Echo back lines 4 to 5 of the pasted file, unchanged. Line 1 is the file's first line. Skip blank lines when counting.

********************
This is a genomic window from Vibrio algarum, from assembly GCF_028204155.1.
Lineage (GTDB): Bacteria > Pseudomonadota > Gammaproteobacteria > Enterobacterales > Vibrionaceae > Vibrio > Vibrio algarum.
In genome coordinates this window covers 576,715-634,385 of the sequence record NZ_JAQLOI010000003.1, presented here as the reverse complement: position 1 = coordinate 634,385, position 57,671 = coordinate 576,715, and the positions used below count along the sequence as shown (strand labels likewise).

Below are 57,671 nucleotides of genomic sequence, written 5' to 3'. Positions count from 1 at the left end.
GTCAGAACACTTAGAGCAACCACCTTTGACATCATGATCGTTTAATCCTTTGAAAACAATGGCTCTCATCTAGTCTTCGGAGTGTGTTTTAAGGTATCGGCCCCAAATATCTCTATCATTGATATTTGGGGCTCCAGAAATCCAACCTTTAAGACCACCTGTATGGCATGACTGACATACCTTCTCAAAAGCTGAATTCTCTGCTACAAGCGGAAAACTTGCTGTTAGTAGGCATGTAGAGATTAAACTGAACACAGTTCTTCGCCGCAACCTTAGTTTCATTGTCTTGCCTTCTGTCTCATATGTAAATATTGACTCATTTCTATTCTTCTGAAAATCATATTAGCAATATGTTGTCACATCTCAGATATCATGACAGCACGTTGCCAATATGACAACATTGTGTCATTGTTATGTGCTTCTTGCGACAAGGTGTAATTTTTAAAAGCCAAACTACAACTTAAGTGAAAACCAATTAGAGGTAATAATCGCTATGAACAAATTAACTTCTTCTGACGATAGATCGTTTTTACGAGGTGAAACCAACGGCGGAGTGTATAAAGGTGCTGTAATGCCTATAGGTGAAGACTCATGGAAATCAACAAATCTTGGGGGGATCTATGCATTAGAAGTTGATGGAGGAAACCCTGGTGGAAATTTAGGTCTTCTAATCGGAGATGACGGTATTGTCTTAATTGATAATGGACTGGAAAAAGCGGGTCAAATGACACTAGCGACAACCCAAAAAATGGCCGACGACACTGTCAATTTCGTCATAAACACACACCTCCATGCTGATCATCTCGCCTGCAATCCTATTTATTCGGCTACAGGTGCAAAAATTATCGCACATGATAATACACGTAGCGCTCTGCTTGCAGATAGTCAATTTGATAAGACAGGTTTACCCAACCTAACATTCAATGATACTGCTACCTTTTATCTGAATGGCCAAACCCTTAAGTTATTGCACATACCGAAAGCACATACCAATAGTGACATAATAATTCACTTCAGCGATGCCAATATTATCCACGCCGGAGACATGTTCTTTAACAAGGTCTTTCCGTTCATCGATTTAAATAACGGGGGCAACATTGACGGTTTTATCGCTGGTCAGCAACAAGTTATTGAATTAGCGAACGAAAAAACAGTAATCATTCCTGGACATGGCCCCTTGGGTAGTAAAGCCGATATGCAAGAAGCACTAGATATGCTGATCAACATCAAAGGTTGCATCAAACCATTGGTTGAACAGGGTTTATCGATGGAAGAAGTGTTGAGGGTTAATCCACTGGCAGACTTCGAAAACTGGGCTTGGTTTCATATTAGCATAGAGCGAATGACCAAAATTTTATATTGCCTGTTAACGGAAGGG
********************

Below are 57,671 nucleotides of genomic sequence, written 5' to 3'. Positions count from 1 at the left end.
GTCAGAACACTTAGAGCAACCACCTTTGACATCATGATCGTTTAATCCTTTGAAAACAATGGCTCTCATCTAGTCTTCGGAGTGTGTTTTAAGGTATCGGCCCCAAATATCTCTATCATTGATATTTGGGGCTCCAGAAATCCAACCTTTAAGACCACCTGTATGGCATGACTGACATACCTTCTCAAAAGCTGAATTCTCTGCTACAAGCGGAAAACTTGCTGTTAGTAGGCATGTAGAGATTAAACTGAACACAGTTCTTCGCCGCAACCTTAGTTTCATTGTCTTGCCTTCTGTCTCATATGTAAATATTGACTCATTTCTATTCTTCTGAAAATCATATTAGCAATATGTTGTCACATCTCAGATATCATGACAGCACGTTGCCAATATGACAACATTGTGTCATTGTTATGTGCTTCTTGCGACAAGGTGTAATTTTTAAAAGCCAAACTACAACTTAAGTGAAAACCAATTAGAGGTAATAATCGCTATGAACAAATTAACTTCTTCTGACGATAGATCGTTTTTACGAGGTGAAACCAACGGCGGAGTGTATAAAGGTGCTGTAATGCCTATAGGTGAAGACTCATGGAAATCAACAAATCTTGGGGGGATCTATGCATTAGAAGTTGATGGAGGAAACCCTGGTGGAAATTTAGGTCTTCTAATCGGAGATGACGGTATTGTCTTAATTGATAATGGACTGGAAAAAGCGGGTCAAATGACACTAGCGACAACCCAAAAAATGGCCGACGACACTGTCAATTTCGTCATAAACACACACCTCCATGCTGATCATCTCGCCTGCAATCCTATTTATTCGGCTACAGGTGCAAAAATTATCGCACATGATAATACACGTAGCGCTCTGCTTGCAGATAGTCAATTTGATAAGACAGGTTTACCCAACCTAACATTCAATGATACTGCTACCTTTTATCTGAATGGCCAAACCCTTAAGTTATTGCACATACCGAAAGCACATACCAATAGTGACATAATAATTCACTTCAGCGATGCCAATATTATCCACGCCGGAGACATGTTCTTTAACAAGGTCTTTCCGTTCATCGATTTAAATAACGGGGGCAACATTGACGGTTTTATCGCTGGTCAGCAACAAGTTATTGAATTAGCGAACGAAAAAACAGTAATCATTCCTGGACATGGCCCCTTGGGTAGTAAAGCCGATATGCAAGAAGCACTAGATATGCTGATCAACATCAAAGGTTGCATCAAACCATTGGTTGAACAGGGTTTATCGATGGAAGAAGTGTTGAGGGTTAATCCACTGGCAGACTTCGAAAACTGGGCTTGGTTTCATATTAGCATAGAGCGAATGACCAAAATTTTATATTGCCTGTTAACGGAAGGG